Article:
GEORGE GILBERT 02:15

Okay. And one part of the magic I hope we get to later is the, why now.” So, Currie, tell us little about your role at IBM and how Watson has evolved since that great Jeopardy match?

CURRIE BOYLE 02:35

Great, thanks. So, Currie Boyle working natural language processing and natural language understanding and Watson, Watson like technologies. And to completely agree with you and there’s actually been a lot of focus yesterday on the changes that need to happen in terms of accessing structured data, as well as unstructured data. And the big focus on the user interface yesterday, and I think this echo’s the change that we both feels happening in the industry. The business I’m in is dialog management systems. So, unlike systems that you make a request from and then they provide you an answer, the average query is whatever 2. 4 words. And that really doesn’t make a query specific or complete enough for you to actually taken any action on it.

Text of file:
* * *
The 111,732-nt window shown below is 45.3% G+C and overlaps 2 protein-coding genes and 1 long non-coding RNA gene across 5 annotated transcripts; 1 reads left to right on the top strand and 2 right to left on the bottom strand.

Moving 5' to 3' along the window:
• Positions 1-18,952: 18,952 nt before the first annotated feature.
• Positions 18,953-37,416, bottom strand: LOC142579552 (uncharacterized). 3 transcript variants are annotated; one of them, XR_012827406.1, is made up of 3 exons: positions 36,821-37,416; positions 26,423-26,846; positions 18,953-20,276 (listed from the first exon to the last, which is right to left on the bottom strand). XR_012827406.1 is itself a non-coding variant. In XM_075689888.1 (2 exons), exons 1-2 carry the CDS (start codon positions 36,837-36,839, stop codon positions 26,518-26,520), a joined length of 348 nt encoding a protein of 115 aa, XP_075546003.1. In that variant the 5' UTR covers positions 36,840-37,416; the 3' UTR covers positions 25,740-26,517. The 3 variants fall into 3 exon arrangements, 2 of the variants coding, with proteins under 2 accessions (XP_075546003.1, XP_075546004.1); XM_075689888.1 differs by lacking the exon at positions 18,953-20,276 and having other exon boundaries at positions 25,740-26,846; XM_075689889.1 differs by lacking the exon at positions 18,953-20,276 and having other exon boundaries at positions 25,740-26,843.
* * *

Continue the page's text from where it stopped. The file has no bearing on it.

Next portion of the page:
CURRIE BOYLE 03:15

So, we work on non-scripted solutions to do dialogue management. The simple way to look at it is, try to determine the intent of the user who’s seeking a person or processer information. And the, intent of author or when wrote information. And even though they may have no words in common, they have a common intent and to match those.

GEORGE GILBERT 03:37

Okay. So, being that we have 20 minutes to cover about 40 years of research, let’s prioritize what we want to scheme over. So, at the three highest levels there’s the– how does this work when a user is actually operating it, the run time? Then a little bit on the, sort of the design time. Where do the smarts come from? And if we have time in our copiously expanded format here, some of the business implications. How some of the vendors are going about doing it?

GEORGE GILBERT 04:15